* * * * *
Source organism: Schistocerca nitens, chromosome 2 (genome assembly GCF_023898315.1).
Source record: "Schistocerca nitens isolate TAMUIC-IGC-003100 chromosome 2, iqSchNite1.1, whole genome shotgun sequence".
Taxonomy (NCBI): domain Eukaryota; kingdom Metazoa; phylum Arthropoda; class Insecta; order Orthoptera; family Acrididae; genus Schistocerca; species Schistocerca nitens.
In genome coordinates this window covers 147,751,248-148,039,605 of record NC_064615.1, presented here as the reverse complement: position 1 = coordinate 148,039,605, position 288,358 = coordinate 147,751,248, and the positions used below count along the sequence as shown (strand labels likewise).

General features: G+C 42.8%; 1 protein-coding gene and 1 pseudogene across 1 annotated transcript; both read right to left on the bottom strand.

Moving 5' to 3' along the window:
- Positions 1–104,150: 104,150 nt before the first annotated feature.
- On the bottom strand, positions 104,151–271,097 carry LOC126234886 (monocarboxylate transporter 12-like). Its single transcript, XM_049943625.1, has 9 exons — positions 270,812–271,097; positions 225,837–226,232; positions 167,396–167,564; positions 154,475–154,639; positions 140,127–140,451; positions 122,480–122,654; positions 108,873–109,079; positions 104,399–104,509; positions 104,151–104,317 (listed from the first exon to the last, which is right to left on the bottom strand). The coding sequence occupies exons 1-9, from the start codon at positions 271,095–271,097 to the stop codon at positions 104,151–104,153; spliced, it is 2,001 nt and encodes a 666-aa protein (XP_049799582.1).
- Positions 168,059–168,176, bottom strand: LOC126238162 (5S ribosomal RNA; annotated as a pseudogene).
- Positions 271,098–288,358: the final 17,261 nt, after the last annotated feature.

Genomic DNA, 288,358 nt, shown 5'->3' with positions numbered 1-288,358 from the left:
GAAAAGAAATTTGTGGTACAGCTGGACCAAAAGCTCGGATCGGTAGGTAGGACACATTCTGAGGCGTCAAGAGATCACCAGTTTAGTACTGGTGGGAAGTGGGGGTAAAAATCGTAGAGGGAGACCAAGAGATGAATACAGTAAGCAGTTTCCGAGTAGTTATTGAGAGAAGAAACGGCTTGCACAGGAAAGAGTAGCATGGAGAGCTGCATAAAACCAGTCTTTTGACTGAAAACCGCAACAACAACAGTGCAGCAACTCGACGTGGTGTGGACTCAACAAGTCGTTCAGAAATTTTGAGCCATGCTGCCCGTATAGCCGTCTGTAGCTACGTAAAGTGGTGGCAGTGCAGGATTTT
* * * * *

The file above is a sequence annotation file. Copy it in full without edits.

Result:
Source organism: Schistocerca nitens, chromosome 2 (genome assembly GCF_023898315.1).
Source record: "Schistocerca nitens isolate TAMUIC-IGC-003100 chromosome 2, iqSchNite1.1, whole genome shotgun sequence".
Taxonomy (NCBI): domain Eukaryota; kingdom Metazoa; phylum Arthropoda; class Insecta; order Orthoptera; family Acrididae; genus Schistocerca; species Schistocerca nitens.
In genome coordinates this window covers 147,751,248-148,039,605 of record NC_064615.1, presented here as the reverse complement: position 1 = coordinate 148,039,605, position 288,358 = coordinate 147,751,248, and the positions used below count along the sequence as shown (strand labels likewise).

General features: G+C 42.8%; 1 protein-coding gene and 1 pseudogene across 1 annotated transcript; both read right to left on the bottom strand.

Moving 5' to 3' along the window:
- Positions 1–104,150: 104,150 nt before the first annotated feature.
- On the bottom strand, positions 104,151–271,097 carry LOC126234886 (monocarboxylate transporter 12-like). Its single transcript, XM_049943625.1, has 9 exons — positions 270,812–271,097; positions 225,837–226,232; positions 167,396–167,564; positions 154,475–154,639; positions 140,127–140,451; positions 122,480–122,654; positions 108,873–109,079; positions 104,399–104,509; positions 104,151–104,317 (listed from the first exon to the last, which is right to left on the bottom strand). The coding sequence occupies exons 1-9, from the start codon at positions 271,095–271,097 to the stop codon at positions 104,151–104,153; spliced, it is 2,001 nt and encodes a 666-aa protein (XP_049799582.1).
- Positions 168,059–168,176, bottom strand: LOC126238162 (5S ribosomal RNA; annotated as a pseudogene).
- Positions 271,098–288,358: the final 17,261 nt, after the last annotated feature.

Genomic DNA, 288,358 nt, shown 5'->3' with positions numbered 1-288,358 from the left:
GAAAAGAAATTTGTGGTACAGCTGGACCAAAAGCTCGGATCGGTAGGTAGGACACATTCTGAGGCGTCAAGAGATCACCAGTTTAGTACTGGTGGGAAGTGGGGGTAAAAATCGTAGAGGGAGACCAAGAGATGAATACAGTAAGCAGTTTCCGAGTAGTTATTGAGAGAAGAAACGGCTTGCACAGGAAAGAGTAGCATGGAGAGCTGCATAAAACCAGTCTTTTGACTGAAAACCGCAACAACAACAGTGCAGCAACTCGACGTGGTGTGGACTCAACAAGTCGTTCAGAAATTTTGAGCCATGCTGCCCGTATAGCCGTCTGTAGCTACGTAAAGTGGTGGCAGTGCAGGATTTT